“Meeting Gorbachev” Film Screening with Werner Herzog

“We tried.”

Gorbachev once read that phrase on a friend’s tombstone and revealed to Werner Herzog that he would like those same two words to his embellish his epitaph.

On Friday May 3rd, the Los Angeles World Affairs Council screened Werner Herzog and André Singer’s documentary “Meeting Gorbachev.” The screening was followed by a Q&A led by Herzog himself.

Now 87 and battling illness, the visionary Mikhail Gorbachev, former General Secretary of the U.S.S.R, sat for three long interviews with Herzog. He was brought and taken away in an ambulance. Herzog, as on-screen interviewer, celebrated Gorbachev’s three remarkable accomplishments: negotiations with the U.S. to reduce nuclear weapons; cessation of Soviet control of Eastern Europe and the reunification of Germany; and the dissolution of the Soviet Union and Eastern Bloc.

Following the film, Herzog reminded the audience that Russian history remembers NATO’s eastward expansion as the next in a history of invasions marked by the Mongols, Tatars, Nazis, and Napoleon’s forces. Russia felt and still feels existentially threatened. In response to an audience question on the inevitably of nuclear war, Herzog surmised that war is “never inevitable” and added that the risk should be brought down and tamed.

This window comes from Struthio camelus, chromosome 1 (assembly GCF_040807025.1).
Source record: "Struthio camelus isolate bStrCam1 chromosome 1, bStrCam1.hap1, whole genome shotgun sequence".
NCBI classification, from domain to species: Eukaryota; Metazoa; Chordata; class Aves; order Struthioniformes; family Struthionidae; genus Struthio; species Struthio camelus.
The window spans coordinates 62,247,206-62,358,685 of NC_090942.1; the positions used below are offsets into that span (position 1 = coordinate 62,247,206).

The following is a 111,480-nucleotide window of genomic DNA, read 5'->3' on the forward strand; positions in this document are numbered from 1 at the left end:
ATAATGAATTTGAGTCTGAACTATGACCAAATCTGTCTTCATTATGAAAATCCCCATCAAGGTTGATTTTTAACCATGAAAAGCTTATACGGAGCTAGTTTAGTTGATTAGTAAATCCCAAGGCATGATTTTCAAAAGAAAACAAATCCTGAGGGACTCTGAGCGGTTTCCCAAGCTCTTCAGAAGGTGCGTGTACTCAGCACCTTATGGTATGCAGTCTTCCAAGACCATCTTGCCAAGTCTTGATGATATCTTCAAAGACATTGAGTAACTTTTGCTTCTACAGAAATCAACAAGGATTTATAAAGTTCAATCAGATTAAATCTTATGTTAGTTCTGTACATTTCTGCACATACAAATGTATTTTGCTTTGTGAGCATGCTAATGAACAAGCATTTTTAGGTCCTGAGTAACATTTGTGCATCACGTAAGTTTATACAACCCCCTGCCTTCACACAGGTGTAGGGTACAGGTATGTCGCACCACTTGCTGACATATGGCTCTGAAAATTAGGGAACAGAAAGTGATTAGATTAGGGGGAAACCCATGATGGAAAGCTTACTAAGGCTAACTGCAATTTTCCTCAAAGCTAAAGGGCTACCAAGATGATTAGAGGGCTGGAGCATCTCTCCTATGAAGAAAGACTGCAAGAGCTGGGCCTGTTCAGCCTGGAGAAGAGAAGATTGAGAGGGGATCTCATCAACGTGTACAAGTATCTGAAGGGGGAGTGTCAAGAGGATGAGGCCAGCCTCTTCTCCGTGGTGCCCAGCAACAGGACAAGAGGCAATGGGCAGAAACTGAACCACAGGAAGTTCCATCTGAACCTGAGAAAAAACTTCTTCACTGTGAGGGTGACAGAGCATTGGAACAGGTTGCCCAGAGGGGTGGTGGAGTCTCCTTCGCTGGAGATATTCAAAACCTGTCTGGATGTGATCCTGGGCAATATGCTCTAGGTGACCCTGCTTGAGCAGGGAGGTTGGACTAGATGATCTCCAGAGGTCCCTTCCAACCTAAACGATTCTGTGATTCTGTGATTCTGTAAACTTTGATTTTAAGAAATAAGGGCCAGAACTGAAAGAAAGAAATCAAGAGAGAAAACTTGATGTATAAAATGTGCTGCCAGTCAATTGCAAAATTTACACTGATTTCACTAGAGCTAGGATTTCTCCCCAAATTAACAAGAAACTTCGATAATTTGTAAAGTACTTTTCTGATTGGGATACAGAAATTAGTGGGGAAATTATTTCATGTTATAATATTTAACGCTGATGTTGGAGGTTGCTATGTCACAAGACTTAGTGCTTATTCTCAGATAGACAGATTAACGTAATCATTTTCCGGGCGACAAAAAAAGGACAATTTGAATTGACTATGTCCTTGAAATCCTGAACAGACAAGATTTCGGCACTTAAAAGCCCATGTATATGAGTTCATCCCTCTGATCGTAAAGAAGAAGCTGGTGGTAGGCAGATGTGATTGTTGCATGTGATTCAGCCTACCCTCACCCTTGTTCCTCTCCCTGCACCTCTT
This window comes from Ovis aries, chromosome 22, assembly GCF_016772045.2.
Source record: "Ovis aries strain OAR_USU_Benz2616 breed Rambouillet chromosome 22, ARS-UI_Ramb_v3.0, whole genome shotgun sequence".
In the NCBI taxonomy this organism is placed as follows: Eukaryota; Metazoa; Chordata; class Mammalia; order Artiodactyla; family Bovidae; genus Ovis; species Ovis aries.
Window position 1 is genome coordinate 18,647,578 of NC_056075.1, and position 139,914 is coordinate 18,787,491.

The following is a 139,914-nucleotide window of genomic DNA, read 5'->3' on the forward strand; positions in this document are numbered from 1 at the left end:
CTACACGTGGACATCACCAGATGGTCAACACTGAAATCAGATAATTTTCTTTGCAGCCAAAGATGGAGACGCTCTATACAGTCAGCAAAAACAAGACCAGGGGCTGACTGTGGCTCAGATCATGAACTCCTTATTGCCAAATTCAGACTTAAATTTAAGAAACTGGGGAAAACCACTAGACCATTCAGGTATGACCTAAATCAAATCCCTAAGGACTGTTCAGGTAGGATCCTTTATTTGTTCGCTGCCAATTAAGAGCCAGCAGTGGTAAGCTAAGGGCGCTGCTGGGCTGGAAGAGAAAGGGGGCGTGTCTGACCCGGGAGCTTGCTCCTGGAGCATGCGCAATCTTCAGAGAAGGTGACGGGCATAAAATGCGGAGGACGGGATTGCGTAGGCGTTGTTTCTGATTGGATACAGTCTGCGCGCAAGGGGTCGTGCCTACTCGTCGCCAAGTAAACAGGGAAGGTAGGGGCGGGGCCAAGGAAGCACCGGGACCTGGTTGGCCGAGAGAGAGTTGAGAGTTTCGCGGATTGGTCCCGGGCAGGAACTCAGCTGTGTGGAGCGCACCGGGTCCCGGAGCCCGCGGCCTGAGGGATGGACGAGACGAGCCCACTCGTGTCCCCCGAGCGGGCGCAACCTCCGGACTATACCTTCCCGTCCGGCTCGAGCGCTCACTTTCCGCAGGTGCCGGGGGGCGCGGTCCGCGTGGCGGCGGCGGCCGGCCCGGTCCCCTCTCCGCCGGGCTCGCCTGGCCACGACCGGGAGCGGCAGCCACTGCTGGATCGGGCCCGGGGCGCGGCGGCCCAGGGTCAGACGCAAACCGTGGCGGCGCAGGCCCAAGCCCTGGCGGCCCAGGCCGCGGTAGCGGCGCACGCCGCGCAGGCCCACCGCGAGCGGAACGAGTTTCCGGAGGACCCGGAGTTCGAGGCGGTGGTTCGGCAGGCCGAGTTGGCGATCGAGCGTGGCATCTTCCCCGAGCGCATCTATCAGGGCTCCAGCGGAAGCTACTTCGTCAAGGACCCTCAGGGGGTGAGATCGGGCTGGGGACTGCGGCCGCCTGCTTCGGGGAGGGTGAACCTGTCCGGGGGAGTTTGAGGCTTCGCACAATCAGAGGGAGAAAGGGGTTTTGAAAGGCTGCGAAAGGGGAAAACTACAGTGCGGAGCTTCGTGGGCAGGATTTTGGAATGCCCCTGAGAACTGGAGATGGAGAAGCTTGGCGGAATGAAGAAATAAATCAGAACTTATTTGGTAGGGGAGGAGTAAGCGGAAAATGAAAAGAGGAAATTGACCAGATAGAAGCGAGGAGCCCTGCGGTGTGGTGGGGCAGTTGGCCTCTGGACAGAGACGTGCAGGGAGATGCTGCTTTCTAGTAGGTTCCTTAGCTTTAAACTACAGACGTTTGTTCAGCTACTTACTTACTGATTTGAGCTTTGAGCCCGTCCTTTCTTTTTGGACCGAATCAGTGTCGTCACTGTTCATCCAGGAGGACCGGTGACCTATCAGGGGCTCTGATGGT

When asked if Gorbachev expressed an opinion on Putin during the interviews, Herzog recalled that Gorbachev declined to speak about “ephemeral things.” According to Gorbachev, the conversation would have been centered on Obama and Clinton ten years ago. Since the names invariably change under each administration, Gorbachev preferred to base his responses in a historical context. Herzog acknowledged that while Gorbachev and Putin have different views, they respect each other. Putin worries about Gorbachev’s safety and sent the top bodyguards to care for Gorbachev. There is a segment of society that sees Gorbachev as a traitor and has threatened his life. 

Herzog shared with the audience that Gorbachev is a very solitary man. In the film, Gorbachev admitted that his life was taken from him when his wife passed away. The film ends with Gorbachev reciting a melancholy poem by 19th century writer Mikhail Lermontov, which according to Herzog, transmits an “aura of sadness and the tragic soul of Russia.” Herzog learned that Gorbachev knows hundreds of poems by heart.